A recent development in Australian hospitality education has been increasing numbers of industry specific tertiary courses developed in conjunction with a particular industry. The demand for more professional standards and management expertise has been the common impetus for developing such courses. This paper focuses on the Bachelor of Business in Club Management developed by Southern Cross University in conjunction with the Club Managers' Association Australia. The aim of this paper is to document the development and evaluation of the Bachelor of Business in Club Management as it attempts to meet the dynamic needs of the registered and licensed clubs industry. The university’s experience has emphasised that industry specific education is important and can be a precipitating factor developing and maintaining workplace change. The most positive aspects of the course for students were best practice awareness, personal achievement, relating learning to work, content and managerial performance. These results were encouraged by critical reflection and active learning in the workplace. The least useful course aspects were assessments, personal cost disadvantage and barriers. Changing workplace practices is essential to overall strategic change management in organisations such as registered clubs, which operate in an increasingly competitive environment.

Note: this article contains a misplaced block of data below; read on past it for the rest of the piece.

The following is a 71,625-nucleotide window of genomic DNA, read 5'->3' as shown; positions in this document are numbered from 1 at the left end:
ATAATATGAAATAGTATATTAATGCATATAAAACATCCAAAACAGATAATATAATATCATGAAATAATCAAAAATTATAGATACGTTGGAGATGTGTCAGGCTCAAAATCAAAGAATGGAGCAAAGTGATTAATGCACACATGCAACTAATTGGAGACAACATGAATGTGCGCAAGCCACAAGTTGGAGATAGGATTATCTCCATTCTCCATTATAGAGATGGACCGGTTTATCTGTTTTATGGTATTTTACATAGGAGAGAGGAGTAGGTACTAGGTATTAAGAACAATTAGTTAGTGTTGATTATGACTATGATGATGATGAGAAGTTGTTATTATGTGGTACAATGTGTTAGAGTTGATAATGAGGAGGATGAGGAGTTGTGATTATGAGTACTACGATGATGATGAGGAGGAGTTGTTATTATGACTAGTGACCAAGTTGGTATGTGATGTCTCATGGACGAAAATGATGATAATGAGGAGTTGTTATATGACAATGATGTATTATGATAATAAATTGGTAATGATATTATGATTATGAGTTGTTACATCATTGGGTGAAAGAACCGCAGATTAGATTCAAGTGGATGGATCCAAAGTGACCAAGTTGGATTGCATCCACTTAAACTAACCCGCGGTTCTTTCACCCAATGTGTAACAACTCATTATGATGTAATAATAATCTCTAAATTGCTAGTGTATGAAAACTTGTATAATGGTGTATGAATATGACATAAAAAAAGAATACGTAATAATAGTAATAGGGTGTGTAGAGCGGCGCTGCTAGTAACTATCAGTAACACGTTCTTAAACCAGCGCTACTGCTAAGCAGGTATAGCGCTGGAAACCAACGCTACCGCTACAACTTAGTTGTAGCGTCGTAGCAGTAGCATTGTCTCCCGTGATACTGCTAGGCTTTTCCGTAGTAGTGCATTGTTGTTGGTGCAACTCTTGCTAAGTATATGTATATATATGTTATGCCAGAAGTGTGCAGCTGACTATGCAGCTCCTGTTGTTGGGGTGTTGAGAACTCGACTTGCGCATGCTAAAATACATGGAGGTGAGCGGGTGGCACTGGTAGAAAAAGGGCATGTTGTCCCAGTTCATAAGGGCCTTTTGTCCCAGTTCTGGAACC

Breen, H & Hing, N 1999, 'Gambling on management education in clubs', Australian Journal of Hospitality Management, vol. 5, no. 1, pp. 65-76.